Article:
Another Study Demonstrates the Futility of Polish Policy on Coal Mining


Every year less and less of the Polish demand for coal is met by domestic production. Only about half of the amount of coal mined in 1990 in Poland is mined today. The cost of mining Polish coal from the state-owned companies is much more than the market value of the product. Successive "bail outs" have failed because the money has always been used to perpetuate the old mining system and not to truly restructure it.



Now another report, this one from the Warsaw Institute for economic studies, looks an the reality of the economics of Polish coal and finds that it will continue to decline in the future. Without radical restructuring and closing unprofitable mines, the whole sector might collapse by 2020.

The fight to keep economically unjustified coal mines operating has cost the Polish taxpayer a lot of money and offered no great benefits to the Polish economy. See WISE report.


One problem that will not go away, even with restructuring, is the inherently higher cost of underground mining versus surface mining. Surface mined coal is much more competitively priced and with global transportation costs now much lower, it is impossible for Polish deep mined coal to compete even in the domestic market. No Polish politicians seem inclined to be truthful about the reality of Polish coal.
So a sort of collective delusion will likely be inevitable until the sector simply collapses of its own dead-weight.

The problem is amplified by the aging Polish lignite and coal-fired power plant infrastructure. As old plants must close, the Polish Government is using its clout as a shareholder to push construction of new coal blocks. This effort is quite remarkable, since Poland is alone in the world in pursuing this approach. See plenary panel discussion, POWER GEN Europe 2015, Amsterdam, June 11, 2015. Certainly in the EU, with the coming of higher CO2 prices, this plan is foolish and extremely ill-advised. In the not to distant future, even if these new Polish coal plants can keep operating, unlike modern coal plants in Western Europe which are closing, it is likely that they will not be mainly burning Polish coal.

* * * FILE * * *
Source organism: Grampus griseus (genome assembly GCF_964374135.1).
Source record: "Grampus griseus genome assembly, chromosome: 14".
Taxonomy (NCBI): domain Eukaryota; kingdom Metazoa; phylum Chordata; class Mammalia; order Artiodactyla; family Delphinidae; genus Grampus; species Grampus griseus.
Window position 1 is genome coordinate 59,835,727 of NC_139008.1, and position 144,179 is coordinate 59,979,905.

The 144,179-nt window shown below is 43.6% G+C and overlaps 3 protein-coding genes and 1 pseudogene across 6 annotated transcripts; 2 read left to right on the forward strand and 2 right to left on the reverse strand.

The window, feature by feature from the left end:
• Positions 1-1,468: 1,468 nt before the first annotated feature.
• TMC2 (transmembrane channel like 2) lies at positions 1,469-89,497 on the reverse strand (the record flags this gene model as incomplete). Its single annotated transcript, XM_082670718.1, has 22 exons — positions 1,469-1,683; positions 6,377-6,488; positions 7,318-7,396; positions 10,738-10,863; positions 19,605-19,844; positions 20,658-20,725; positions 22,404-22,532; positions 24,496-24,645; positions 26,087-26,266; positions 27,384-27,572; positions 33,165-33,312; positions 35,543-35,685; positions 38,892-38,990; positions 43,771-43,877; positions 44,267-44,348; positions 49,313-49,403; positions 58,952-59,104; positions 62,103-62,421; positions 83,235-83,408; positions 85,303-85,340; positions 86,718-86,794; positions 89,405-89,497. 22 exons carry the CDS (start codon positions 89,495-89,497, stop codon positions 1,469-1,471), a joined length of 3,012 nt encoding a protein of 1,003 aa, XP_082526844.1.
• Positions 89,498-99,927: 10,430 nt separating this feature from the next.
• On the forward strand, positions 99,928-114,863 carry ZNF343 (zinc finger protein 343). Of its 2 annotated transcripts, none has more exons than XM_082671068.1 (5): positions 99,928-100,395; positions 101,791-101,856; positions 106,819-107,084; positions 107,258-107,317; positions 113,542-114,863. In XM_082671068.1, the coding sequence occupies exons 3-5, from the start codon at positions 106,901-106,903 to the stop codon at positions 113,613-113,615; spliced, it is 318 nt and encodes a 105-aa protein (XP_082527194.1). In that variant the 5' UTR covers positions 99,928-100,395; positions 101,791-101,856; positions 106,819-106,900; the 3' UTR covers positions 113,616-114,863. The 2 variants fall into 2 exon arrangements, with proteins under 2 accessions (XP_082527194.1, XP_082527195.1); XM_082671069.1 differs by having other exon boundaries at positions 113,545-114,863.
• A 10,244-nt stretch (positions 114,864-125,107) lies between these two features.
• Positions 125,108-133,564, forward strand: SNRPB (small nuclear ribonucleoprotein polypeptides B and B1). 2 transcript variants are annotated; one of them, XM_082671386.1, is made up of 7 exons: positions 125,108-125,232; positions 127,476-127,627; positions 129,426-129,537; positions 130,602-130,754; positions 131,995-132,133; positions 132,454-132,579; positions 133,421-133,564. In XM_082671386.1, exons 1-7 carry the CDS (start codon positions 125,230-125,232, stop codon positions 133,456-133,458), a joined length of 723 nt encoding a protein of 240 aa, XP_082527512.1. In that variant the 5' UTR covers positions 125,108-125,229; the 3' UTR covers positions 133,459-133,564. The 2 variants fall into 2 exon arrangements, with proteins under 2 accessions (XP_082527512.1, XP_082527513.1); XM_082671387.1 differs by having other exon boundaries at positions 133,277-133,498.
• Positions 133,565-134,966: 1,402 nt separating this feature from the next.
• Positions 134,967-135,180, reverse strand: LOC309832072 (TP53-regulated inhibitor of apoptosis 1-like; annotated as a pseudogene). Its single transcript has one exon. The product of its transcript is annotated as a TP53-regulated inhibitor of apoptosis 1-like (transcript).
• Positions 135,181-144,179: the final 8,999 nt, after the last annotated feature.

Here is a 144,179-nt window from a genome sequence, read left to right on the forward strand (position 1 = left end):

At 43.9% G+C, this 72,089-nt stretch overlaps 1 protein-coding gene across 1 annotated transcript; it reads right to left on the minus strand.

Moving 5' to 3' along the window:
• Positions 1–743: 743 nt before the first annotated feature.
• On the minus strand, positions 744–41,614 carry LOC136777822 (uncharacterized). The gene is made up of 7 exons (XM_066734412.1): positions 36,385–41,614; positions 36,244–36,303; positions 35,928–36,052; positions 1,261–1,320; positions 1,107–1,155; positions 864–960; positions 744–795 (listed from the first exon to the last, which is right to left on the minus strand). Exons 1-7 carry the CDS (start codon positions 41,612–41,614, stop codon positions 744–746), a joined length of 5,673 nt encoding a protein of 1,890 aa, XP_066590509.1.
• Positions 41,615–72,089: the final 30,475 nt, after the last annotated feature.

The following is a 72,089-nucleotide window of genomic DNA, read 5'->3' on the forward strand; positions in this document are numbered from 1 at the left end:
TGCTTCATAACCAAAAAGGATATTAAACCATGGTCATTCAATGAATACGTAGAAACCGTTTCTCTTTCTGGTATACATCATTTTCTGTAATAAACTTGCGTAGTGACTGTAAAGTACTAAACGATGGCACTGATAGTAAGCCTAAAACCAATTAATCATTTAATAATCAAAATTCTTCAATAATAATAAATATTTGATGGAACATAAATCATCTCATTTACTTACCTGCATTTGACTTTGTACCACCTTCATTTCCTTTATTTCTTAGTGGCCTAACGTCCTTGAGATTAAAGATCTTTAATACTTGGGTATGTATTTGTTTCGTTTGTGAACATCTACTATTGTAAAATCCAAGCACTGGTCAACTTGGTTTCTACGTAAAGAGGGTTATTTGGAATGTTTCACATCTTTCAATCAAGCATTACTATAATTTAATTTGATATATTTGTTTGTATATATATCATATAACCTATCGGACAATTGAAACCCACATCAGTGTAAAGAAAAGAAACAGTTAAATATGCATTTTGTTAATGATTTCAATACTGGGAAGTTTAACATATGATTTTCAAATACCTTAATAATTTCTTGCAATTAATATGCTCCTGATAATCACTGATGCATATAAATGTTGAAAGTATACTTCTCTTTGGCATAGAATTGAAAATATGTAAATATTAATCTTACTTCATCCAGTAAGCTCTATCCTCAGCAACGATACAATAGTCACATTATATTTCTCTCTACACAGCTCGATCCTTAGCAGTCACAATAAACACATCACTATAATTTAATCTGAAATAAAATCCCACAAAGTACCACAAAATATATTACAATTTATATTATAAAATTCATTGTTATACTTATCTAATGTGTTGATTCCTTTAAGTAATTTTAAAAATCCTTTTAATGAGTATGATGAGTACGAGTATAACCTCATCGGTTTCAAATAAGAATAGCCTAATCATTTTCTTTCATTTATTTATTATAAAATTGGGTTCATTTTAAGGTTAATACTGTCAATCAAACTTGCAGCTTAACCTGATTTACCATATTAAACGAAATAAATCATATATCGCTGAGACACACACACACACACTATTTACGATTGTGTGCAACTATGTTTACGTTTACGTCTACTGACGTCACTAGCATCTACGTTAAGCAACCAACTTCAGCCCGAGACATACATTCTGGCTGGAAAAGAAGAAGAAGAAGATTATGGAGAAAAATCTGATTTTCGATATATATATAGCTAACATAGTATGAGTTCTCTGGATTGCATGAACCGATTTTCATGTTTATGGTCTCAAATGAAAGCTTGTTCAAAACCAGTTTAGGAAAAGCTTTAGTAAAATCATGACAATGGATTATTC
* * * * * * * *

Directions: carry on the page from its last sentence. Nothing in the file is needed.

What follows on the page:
Adding to this dilemma, the emerging Polish political party on top in the polls (PiS), of course, maintains its unqualified support for all things coal as well as proposing to obstruct Polish wind farm development.  As cross-border grid interconnections grow in Poland, this will mean that German imported wind energy will receive the "green preference" in the order of merit in Poland, further shutting out the market for Polish coal and lignite supplied electricity. There does not seem to be a rational Polish politician on these issues with any hope of even causing an open dialogue about the subject.

The best that can be said is that the inevitable and harsh consequences of  vacuous policies will create a new situation in which the issues cannot be avoided.                

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